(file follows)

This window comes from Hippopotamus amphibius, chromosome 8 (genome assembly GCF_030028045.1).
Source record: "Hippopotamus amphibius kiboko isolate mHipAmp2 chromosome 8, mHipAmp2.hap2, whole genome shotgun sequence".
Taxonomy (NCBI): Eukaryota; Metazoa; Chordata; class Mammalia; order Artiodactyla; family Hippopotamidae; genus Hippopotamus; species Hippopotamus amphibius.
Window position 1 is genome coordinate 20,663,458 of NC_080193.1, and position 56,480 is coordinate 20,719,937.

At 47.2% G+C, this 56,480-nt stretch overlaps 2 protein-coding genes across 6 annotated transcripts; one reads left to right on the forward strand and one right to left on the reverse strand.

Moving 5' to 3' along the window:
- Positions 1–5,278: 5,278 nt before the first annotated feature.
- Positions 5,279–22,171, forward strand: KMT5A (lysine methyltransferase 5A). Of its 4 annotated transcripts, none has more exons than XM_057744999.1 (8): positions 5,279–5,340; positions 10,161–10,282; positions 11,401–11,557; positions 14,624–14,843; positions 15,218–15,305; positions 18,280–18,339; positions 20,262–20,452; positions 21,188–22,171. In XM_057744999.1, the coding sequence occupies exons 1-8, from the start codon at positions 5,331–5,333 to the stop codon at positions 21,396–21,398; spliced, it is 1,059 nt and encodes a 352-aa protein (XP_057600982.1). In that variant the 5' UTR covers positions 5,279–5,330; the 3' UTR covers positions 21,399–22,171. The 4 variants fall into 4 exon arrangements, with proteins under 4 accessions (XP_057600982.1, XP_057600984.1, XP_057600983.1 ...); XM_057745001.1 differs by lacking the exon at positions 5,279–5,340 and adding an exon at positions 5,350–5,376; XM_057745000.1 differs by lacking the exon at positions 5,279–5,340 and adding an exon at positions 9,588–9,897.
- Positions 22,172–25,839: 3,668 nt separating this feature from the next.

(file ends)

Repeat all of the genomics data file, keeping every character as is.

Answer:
This window comes from Hippopotamus amphibius, chromosome 8 (genome assembly GCF_030028045.1).
Source record: "Hippopotamus amphibius kiboko isolate mHipAmp2 chromosome 8, mHipAmp2.hap2, whole genome shotgun sequence".
Taxonomy (NCBI): Eukaryota; Metazoa; Chordata; class Mammalia; order Artiodactyla; family Hippopotamidae; genus Hippopotamus; species Hippopotamus amphibius.
Window position 1 is genome coordinate 20,663,458 of NC_080193.1, and position 56,480 is coordinate 20,719,937.

At 47.2% G+C, this 56,480-nt stretch overlaps 2 protein-coding genes across 6 annotated transcripts; one reads left to right on the forward strand and one right to left on the reverse strand.

Moving 5' to 3' along the window:
- Positions 1–5,278: 5,278 nt before the first annotated feature.
- Positions 5,279–22,171, forward strand: KMT5A (lysine methyltransferase 5A). Of its 4 annotated transcripts, none has more exons than XM_057744999.1 (8): positions 5,279–5,340; positions 10,161–10,282; positions 11,401–11,557; positions 14,624–14,843; positions 15,218–15,305; positions 18,280–18,339; positions 20,262–20,452; positions 21,188–22,171. In XM_057744999.1, the coding sequence occupies exons 1-8, from the start codon at positions 5,331–5,333 to the stop codon at positions 21,396–21,398; spliced, it is 1,059 nt and encodes a 352-aa protein (XP_057600982.1). In that variant the 5' UTR covers positions 5,279–5,330; the 3' UTR covers positions 21,399–22,171. The 4 variants fall into 4 exon arrangements, with proteins under 4 accessions (XP_057600982.1, XP_057600984.1, XP_057600983.1 ...); XM_057745001.1 differs by lacking the exon at positions 5,279–5,340 and adding an exon at positions 5,350–5,376; XM_057745000.1 differs by lacking the exon at positions 5,279–5,340 and adding an exon at positions 9,588–9,897.
- Positions 22,172–25,839: 3,668 nt separating this feature from the next.